Yoon starts legal fight against his suspension
Prosecutor General Yoon Seok-youl will seek a court injunction to stop his suspension, a lawyer representing the top prosecutor said Thursday.
“We will submit a request to the Seoul Administrative Court today,” Lee Wan-kyu, Yoon’s lawyer, said Thursday. “Because it is hard to submit the petition during business hours, we will likely do so later in the day using an electronic system.”
Yoon will also start working on a separate lawsuit to reverse the disciplinary action.
A disciplinary panel of the Justice Ministry issued a two-month suspension for Yoon on Wednesday, declaring him guilty of four counts of ethical and legal misconduct, including ordering illegal surveillance of a judge and violating his duty to maintain political neutrality. Later in the afternoon, Justice Minister Choo Mi-ae visited the Blue House and recommended the suspension to President Moon Jae-in.
Moon approved the unprecedented disciplinary action around 6:30 p.m., immediately suspending the prosecutor general. Cho Nam-kwan, deputy prosecutor general, is now leading the prosecution.
The Blue House also said Justice Minister Choo offered her resignation to Moon during the Wednesday meeting. Moon had not accepted the resignation as of Thursday.
Yoon’s lawyers said Choo’s offer to resign will not influence their plan to challenge his suspension. Last month, Choo started the disciplinary process by accusing Yoon of six different ethical and legal breaches.
At the time, she also used her power to suspend Yoon, but Yoon appealed to the Seoul Administrative Court and won an injunction. He returned to his post after one week.
It was not the first time that Yoon was suspended by a president. In 2013, the Park Geun-hye administration suspended Yoon for one month. At the time, Yoon was heading a special team probing suspicions that the National Intelligence Service had operated a cyber campaign to support Park’s presidential campaign in 2012. During a National Assembly audit, Yoon made the bombshell revelation that his bosses ordered him to shut down the probe.
Yoon was removed from the investigation, demoted and suspended from duty for one month. He was assigned to lesser posts outside Seoul for years, until he made a comeback by joining the independent counsel team investigating Park’s abuse of power and corruption in 2017.
A ruling party lawmaker, Rep. An Min-suk of the Democratic Party, criticized Yoon’s decision to fight the suspension. “He is apparently sending a message that he will fight the president," he said in an interview with the Buddhist Broadcasting System. “Now, this battle will be between Moon and Yoon.”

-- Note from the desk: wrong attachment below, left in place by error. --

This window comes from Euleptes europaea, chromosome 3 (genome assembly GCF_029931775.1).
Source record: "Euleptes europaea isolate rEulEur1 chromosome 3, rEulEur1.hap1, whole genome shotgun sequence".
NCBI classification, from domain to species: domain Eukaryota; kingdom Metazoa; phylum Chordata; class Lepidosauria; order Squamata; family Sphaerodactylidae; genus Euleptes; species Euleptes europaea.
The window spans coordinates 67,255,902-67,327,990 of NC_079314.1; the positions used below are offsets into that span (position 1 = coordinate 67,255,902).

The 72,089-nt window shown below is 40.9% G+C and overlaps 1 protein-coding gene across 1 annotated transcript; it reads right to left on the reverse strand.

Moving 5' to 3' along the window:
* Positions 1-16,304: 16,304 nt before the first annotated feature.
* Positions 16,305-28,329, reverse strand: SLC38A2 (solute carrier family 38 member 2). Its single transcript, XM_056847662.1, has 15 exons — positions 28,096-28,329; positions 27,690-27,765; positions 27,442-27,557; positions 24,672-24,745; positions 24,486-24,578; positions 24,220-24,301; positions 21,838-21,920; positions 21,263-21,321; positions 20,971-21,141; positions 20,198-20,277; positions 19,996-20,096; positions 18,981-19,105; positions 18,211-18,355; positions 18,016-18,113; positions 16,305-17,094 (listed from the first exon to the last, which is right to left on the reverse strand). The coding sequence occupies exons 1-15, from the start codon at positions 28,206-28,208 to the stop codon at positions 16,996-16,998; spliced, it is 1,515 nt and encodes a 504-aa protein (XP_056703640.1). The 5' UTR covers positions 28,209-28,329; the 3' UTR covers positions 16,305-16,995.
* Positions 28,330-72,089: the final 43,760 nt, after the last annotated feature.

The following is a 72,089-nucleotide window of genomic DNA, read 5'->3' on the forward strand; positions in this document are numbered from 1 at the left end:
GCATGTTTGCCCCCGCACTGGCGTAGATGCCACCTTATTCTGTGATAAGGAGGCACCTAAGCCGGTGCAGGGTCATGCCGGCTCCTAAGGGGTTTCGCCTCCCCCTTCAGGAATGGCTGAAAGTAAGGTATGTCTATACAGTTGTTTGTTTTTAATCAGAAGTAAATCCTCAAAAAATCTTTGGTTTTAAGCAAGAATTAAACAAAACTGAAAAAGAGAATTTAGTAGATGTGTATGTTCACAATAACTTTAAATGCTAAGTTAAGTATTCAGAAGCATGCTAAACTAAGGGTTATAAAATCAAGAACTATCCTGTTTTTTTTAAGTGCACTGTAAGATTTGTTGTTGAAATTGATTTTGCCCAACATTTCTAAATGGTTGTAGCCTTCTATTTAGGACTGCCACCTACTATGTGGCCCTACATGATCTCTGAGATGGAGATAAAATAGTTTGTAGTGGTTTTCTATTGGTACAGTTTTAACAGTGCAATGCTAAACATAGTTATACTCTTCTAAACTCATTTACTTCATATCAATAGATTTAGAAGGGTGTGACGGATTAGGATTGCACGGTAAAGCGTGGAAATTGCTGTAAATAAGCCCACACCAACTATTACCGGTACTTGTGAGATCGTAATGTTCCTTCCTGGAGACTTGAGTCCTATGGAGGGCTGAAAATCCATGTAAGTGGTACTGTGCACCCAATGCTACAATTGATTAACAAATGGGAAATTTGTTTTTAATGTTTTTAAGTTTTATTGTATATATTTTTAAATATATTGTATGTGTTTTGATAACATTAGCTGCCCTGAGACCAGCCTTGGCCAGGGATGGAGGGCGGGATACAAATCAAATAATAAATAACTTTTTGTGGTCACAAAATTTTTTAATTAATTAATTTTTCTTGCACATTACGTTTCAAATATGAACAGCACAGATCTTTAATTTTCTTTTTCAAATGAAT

An said Yoon should have apologized for misconduct and stepped down. “Moon is actually a very fierce person, although he may seem gentle,” An said. “I don’t think Yoon can win against the people who want prosecutorial reform and the president.”
Meanwhile, Rep. Choe Kang-wook of the Open Minjoo Party on Thursday made public a summary of the disciplinary panel’s grounds for finding Yoon guilty. Choe is a former presidential secretary of the Moon Blue House.
Choe posted the summary on Facebook. According to the post, the panel concluded that each of the four counts of misconduct for Yoon were serious enough to warrant his dismissal. The panel, however, decided to issue a two-month suspension because of the unprecedented circumstance of punishing the prosecutor general.
The panel ruled that Yoon violated his duty to maintain political neutrality because he did not flatly deny the possibility at a National Assembly audit that he would have a political future after his tenure as prosecutor general. Yoon’s two-year ends in July next year.
The panel said Yoon made no additional effort, since his first in August, to request polling companies to exclude him from surveys on who should be the next president, although his popularity was ranked the highest among all presidential contenders on Nov. 11.
The panel also ruled Yoon guilty of ordering illegal surveillance of a judge, although Yoon’s lawyers have said collecting information about a judge is an ordinary part of the prosecution’s job. The lawyers said prosecutors collect information such as a judge’s background and prior rulings from open databases because it helps them better argue cases.
Prosecutors condemned the panel’s reasoning. “They made the ruling not based on objective facts but based on assumptions and presumptions,” said a prosecutor. “How can they use such sloppy reasons to punish the prosecutor general of this country?”
A senior prosecutor also said Choe could be sued for making public charges against Yoon.
“Since the case of former Justice Minister Cho Kuk, the Justice Ministry established a new rule that a suspect’s charges cannot be made public,” he said. “They, however, made public Yoon’s charges because they want to use them politically."
BY SER MYO-JA, KIM SANG-MIN [firstname.lastname@example.org]